Monday, June 12, 2017

Shifting identities

When I'm around women, I tend to be more assertive than I am with men. I am more likely to make a bold point, demonstrate leadership skills, and generally be more in touch with and exercise my sense of agency. Around men, it is a struggle to perform just a fraction of the same self-assuredness, because they operate on the assumption that they will be taking the lead.
This is one reason why I prefer talking with women.
I believe a same-sex high school education has led me to appreciate the company of women from an early stage. I learnt that there are greater possibilities for personality development if I'm in the company of other females, free from the pressure to reproduce the structural inequalities deeply entrenched in our society. We are still to be found working within limitations of what is socially acceptable, but there is less of a male presence to worry about appeasing. When the guys have left the room, we are left on equal footing. And I like being in the company of equals. I value it a lot.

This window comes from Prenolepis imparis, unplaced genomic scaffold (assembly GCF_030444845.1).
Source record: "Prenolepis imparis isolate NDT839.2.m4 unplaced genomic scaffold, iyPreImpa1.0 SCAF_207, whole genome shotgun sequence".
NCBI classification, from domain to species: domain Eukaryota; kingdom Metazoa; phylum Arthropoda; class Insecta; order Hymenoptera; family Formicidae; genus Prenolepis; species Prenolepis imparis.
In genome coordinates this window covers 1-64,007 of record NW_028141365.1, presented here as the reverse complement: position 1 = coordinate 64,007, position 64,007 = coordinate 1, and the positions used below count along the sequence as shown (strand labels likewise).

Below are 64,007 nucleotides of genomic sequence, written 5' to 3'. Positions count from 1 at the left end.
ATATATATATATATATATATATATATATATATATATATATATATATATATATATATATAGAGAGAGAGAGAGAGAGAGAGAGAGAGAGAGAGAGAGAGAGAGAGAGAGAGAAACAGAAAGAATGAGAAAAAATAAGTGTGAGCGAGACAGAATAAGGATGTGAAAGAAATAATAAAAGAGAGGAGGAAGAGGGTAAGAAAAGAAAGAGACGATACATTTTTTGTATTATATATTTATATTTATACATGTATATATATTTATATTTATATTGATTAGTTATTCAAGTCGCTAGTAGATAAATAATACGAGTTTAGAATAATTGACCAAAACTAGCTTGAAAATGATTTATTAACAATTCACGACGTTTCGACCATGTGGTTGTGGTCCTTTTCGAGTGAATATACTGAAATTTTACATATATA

In a very practical sense, I am gay. I identify as bisexual officially, however it's mostly in theory that men remain viable alternatives. To be woman-focused is to prioritise my own self-development, to fiercely guard my ability to actualise parts of my personalities scathingly regarded amongst mainstream masculinities.
To live in 2017 Australia is a kind of social hell, which only medication and the company of feminists helps me survive. This is why I make very clear on my (OKCupid) dating profile that I'm only interested in dating feminists. And even amongst feminists, there is a lot of appeasing the patriarchy going on. I am looking for one in a million.
I'm not perfect either; a reading of Bad Feminist, or Roxane Gay's statements on how impossible it is to be a perfect feminist, will enlighten as to how we hold feminists to an almost impossible standard, which I'm sure contributes to a lot of insecurity amongst those who internalise the need to be immaculate in their personification of the role.
What kind of feminist am I? I'm doing my best. I'm soothing myself as needed. I'm being as genderqueer as I'll allow myself to be. Sometimes I cower. Sometimes I'm proud of my bravery. It's quite gray and messy, often ingenious and sometimes daft. This is not definitive. Nothing I write about anything is intended to be definitive. I reinvent postmodern feminism as I dare.

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